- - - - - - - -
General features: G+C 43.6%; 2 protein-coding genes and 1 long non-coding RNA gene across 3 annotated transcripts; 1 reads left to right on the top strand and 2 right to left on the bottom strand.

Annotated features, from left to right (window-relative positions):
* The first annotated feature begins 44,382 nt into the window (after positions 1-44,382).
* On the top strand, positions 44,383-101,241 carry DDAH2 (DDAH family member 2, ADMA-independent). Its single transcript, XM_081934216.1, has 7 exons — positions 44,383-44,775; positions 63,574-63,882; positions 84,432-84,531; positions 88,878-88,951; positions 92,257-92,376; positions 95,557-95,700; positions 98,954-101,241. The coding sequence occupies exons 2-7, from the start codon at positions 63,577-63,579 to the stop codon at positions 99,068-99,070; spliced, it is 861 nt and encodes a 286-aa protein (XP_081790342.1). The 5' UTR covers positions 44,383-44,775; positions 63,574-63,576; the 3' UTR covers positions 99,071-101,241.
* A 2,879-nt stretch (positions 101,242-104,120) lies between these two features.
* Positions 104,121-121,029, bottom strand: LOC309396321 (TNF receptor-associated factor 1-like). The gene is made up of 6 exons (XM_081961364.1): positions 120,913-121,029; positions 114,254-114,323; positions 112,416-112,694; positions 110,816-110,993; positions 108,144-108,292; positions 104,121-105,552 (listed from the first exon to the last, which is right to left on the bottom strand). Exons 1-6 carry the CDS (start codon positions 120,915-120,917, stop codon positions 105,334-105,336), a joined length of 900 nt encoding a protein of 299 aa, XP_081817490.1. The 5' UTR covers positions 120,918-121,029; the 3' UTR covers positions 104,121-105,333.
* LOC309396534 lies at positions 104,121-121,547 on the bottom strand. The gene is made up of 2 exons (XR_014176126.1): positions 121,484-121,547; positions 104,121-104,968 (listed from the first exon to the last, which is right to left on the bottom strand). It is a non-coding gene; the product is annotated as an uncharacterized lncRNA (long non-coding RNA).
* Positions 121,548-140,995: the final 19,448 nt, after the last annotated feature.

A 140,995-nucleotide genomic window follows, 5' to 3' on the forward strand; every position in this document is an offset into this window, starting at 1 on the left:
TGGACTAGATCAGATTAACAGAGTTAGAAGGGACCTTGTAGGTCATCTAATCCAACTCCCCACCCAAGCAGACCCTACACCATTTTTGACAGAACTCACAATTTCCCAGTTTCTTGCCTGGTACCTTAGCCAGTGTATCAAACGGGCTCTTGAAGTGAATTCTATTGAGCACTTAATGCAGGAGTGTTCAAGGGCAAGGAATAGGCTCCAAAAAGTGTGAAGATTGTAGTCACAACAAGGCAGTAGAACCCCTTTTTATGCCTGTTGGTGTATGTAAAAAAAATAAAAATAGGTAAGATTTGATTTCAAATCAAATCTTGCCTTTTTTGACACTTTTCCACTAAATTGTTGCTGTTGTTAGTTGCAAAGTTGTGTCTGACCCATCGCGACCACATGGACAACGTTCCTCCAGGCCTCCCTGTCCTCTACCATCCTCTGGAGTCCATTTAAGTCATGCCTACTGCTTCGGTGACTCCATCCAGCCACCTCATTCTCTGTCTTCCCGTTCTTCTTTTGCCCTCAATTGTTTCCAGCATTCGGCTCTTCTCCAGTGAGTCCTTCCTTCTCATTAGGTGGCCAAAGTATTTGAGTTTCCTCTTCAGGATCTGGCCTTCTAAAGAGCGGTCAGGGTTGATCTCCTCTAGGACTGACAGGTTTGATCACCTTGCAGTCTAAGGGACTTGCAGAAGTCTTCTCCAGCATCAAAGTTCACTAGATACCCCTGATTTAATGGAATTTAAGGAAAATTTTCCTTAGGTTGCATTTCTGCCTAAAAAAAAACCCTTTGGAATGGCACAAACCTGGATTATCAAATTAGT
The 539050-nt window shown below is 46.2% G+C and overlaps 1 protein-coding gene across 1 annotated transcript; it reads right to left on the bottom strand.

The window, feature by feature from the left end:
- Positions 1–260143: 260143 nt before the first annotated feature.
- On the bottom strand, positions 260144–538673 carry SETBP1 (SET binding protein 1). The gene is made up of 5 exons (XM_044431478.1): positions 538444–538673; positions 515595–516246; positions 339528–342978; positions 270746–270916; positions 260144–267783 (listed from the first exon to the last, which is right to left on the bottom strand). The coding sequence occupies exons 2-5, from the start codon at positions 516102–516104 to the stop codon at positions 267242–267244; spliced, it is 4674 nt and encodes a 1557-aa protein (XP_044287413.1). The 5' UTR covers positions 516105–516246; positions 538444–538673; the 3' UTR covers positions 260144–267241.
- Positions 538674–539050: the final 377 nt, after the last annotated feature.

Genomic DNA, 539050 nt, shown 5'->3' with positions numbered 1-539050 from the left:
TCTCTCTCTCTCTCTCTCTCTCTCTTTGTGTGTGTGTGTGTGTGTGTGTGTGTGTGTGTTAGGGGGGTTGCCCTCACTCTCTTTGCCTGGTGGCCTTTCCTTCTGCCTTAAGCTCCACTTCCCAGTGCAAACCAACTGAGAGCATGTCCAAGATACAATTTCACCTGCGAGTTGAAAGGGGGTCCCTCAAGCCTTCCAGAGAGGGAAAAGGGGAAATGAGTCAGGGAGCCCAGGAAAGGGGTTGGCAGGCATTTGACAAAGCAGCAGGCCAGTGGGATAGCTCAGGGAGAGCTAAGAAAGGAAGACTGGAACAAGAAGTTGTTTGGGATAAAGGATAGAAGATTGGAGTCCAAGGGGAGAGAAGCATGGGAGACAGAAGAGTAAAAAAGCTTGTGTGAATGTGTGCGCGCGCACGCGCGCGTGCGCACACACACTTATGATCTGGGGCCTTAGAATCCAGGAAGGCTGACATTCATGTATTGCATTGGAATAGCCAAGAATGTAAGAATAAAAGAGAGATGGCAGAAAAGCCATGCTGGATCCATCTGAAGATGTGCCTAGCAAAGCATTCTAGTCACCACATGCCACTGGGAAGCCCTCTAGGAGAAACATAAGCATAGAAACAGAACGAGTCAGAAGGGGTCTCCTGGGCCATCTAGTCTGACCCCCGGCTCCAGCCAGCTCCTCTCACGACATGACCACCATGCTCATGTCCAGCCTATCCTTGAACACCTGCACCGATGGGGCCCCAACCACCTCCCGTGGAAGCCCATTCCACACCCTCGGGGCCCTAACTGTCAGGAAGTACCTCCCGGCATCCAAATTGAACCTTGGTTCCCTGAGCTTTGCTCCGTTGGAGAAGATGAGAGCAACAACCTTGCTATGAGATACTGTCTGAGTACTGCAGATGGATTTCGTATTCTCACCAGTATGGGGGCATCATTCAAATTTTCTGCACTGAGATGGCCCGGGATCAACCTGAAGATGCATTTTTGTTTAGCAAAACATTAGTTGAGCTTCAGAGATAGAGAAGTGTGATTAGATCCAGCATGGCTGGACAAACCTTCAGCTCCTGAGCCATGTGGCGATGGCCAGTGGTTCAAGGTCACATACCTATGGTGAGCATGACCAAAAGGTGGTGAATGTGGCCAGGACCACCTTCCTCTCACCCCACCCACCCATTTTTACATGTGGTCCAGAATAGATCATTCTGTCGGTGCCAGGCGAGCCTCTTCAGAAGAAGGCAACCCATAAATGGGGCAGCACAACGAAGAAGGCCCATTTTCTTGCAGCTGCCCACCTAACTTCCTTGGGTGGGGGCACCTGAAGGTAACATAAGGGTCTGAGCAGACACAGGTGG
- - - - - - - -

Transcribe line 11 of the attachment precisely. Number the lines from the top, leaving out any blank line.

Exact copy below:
The 539050-nt window shown below is 46.2% G+C and overlaps 1 protein-coding gene across 1 annotated transcript; it reads right to left on the bottom strand.